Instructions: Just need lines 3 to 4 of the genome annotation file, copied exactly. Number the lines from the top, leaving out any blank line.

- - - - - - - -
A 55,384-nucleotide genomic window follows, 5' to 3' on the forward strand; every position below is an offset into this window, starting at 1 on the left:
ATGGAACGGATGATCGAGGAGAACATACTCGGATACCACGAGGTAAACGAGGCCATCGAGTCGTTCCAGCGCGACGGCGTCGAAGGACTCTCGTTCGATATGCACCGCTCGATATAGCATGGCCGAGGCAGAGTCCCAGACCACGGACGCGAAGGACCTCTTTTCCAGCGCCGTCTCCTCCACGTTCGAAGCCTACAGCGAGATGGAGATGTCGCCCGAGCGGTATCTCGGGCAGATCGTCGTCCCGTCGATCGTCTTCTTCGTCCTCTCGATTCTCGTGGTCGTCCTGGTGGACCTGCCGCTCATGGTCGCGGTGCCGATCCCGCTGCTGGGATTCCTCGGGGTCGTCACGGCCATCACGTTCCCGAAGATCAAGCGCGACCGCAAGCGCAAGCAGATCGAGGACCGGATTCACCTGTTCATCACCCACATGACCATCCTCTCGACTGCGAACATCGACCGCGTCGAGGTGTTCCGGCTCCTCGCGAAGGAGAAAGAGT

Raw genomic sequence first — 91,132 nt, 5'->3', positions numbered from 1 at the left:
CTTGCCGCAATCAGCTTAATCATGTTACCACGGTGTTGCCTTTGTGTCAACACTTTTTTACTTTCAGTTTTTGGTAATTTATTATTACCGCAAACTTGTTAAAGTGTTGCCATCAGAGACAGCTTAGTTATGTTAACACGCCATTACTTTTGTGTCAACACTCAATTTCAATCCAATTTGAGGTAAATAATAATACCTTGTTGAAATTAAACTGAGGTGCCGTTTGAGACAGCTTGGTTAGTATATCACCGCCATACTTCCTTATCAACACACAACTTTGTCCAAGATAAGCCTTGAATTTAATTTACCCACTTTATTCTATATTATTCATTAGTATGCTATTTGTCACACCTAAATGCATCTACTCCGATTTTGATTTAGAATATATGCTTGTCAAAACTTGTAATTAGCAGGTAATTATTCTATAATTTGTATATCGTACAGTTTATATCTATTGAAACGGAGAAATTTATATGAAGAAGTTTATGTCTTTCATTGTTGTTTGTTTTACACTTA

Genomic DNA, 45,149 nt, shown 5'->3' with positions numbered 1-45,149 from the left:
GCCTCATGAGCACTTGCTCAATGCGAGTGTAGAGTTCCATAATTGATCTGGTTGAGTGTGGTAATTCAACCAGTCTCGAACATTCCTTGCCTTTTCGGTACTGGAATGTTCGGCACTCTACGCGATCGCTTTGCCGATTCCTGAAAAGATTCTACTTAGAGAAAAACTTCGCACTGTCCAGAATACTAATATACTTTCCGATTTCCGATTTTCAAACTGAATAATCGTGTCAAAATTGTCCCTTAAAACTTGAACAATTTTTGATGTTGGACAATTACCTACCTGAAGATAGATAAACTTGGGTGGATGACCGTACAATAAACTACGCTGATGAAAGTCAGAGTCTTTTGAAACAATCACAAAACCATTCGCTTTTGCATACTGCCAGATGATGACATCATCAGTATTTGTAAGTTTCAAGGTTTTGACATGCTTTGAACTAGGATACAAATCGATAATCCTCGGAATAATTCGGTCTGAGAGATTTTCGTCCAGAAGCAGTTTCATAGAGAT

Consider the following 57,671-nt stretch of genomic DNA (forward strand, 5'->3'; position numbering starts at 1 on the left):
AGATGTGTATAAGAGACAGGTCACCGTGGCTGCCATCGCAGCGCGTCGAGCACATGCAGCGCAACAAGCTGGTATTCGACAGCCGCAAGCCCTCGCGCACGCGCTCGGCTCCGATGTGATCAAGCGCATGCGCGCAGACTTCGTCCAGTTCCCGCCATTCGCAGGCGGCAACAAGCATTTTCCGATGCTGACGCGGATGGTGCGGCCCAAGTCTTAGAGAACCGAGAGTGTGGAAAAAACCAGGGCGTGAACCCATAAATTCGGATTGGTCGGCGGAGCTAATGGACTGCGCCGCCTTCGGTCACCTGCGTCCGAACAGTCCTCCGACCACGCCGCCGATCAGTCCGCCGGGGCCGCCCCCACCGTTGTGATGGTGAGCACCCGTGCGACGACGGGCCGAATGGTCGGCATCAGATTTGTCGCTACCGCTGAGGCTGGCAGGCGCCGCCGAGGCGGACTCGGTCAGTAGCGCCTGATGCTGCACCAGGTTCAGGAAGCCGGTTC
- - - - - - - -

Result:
Raw genomic sequence first — 91,132 nt, 5'->3', positions numbered from 1 at the left:
CTTGCCGCAATCAGCTTAATCATGTTACCACGGTGTTGCCTTTGTGTCAACACTTTTTTACTTTCAGTTTTTGGTAATTTATTATTACCGCAAACTTGTTAAAGTGTTGCCATCAGAGACAGCTTAGTTATGTTAACACGCCATTACTTTTGTGTCAACACTCAATTTCAATCCAATTTGAGGTAAATAATAATACCTTGTTGAAATTAAACTGAGGTGCCGTTTGAGACAGCTTGGTTAGTATATCACCGCCATACTTCCTTATCAACACACAACTTTGTCCAAGATAAGCCTTGAATTTAATTTACCCACTTTATTCTATATTATTCATTAGTATGCTATTTGTCACACCTAAATGCATCTACTCCGATTTTGATTTAGAATATATGCTTGTCAAAACTTGTAATTAGCAGGTAATTATTCTATAATTTGTATATCGTACAGTTTATATCTATTGAAACGGAGAAATTTATATGAAGAAGTTTATGTCTTTCATTGTTGTTTGTTTTACACTTA